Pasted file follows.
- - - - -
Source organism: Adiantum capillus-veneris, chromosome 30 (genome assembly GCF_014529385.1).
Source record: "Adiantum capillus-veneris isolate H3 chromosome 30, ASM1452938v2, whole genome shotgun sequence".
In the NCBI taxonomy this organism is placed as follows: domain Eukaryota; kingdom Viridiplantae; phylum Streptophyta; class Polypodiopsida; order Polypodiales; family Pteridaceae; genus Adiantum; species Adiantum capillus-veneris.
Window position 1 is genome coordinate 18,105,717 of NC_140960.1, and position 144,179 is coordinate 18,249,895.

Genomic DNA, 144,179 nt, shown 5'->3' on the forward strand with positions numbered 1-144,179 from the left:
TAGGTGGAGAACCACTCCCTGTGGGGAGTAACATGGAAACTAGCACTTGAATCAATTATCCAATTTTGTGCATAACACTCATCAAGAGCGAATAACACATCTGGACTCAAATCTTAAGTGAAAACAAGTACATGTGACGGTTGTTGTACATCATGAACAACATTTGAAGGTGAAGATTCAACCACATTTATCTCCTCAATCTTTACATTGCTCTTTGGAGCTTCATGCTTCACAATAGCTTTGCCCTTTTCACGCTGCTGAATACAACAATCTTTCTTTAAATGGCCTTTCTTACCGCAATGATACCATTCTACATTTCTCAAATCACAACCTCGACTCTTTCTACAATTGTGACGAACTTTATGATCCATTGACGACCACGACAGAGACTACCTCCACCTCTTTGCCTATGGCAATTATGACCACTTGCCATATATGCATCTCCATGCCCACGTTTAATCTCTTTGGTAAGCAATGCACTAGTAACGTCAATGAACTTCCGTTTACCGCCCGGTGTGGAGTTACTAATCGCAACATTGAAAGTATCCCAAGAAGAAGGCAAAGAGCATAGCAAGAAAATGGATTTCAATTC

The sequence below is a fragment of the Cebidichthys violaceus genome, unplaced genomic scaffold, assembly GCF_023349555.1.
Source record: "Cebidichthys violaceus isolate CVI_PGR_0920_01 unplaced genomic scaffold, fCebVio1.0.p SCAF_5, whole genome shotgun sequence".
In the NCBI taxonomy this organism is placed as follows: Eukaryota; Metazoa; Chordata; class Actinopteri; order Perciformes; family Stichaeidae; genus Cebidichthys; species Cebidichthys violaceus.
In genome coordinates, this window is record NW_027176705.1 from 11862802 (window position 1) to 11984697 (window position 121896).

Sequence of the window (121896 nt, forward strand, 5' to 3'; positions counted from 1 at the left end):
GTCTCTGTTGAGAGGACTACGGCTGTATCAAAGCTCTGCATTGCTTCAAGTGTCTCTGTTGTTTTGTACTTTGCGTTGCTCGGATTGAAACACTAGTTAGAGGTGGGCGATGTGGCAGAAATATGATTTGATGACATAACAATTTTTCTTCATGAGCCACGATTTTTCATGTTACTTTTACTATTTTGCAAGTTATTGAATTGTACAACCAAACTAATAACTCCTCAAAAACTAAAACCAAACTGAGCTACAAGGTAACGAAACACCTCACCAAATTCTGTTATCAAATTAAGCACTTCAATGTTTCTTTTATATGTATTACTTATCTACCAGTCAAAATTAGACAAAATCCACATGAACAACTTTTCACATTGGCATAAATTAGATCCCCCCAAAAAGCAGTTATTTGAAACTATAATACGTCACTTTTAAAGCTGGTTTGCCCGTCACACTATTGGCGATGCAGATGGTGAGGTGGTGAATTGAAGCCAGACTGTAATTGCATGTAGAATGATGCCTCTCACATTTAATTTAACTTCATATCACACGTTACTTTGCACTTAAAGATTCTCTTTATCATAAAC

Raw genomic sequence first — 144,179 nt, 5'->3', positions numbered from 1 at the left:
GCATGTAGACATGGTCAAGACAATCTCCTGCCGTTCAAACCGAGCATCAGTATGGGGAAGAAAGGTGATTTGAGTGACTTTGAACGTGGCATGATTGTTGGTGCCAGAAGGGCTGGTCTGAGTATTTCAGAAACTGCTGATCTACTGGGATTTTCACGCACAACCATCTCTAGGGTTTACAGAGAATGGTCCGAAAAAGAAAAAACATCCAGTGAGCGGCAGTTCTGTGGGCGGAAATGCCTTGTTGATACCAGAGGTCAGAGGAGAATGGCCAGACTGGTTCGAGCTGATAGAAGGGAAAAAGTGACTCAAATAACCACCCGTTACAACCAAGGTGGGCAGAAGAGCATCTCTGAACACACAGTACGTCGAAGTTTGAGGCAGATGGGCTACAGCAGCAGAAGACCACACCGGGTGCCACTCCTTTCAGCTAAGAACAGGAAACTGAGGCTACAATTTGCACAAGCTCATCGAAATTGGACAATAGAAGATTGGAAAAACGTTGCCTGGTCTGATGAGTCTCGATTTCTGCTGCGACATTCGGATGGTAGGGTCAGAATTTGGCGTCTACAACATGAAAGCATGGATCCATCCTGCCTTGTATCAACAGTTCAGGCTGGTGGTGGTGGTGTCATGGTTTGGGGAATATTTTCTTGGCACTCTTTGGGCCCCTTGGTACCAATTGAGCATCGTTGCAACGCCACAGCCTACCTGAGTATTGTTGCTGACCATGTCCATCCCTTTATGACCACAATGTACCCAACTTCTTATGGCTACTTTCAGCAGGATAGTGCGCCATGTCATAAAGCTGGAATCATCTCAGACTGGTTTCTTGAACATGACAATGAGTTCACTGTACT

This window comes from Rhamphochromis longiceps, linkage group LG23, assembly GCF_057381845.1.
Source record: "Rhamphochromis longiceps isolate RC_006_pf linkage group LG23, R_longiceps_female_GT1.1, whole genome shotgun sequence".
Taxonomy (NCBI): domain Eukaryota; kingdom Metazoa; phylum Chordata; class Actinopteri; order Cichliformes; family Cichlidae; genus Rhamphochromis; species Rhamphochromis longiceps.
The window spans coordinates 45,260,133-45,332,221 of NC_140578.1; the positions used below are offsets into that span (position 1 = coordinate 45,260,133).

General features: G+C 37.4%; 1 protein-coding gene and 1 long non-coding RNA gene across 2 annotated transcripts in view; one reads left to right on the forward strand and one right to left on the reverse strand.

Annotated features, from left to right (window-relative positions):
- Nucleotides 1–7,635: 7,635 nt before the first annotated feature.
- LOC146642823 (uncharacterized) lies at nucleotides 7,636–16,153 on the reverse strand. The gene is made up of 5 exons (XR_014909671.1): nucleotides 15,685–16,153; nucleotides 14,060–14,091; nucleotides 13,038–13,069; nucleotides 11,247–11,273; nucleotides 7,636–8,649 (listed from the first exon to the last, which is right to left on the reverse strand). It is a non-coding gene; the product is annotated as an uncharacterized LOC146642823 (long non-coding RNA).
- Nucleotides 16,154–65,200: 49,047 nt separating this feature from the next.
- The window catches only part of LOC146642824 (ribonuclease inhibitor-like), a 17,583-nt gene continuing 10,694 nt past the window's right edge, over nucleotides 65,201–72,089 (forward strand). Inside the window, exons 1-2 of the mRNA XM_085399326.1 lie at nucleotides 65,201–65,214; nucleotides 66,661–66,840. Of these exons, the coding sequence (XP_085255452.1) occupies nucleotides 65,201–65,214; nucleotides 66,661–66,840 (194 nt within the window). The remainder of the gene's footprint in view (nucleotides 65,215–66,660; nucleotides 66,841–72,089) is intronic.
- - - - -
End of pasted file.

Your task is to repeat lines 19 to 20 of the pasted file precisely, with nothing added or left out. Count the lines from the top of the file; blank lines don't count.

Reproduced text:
General features: G+C 37.4%; 1 protein-coding gene and 1 long non-coding RNA gene across 2 annotated transcripts in view; one reads left to right on the forward strand and one right to left on the reverse strand.

Annotated features, from left to right (window-relative positions):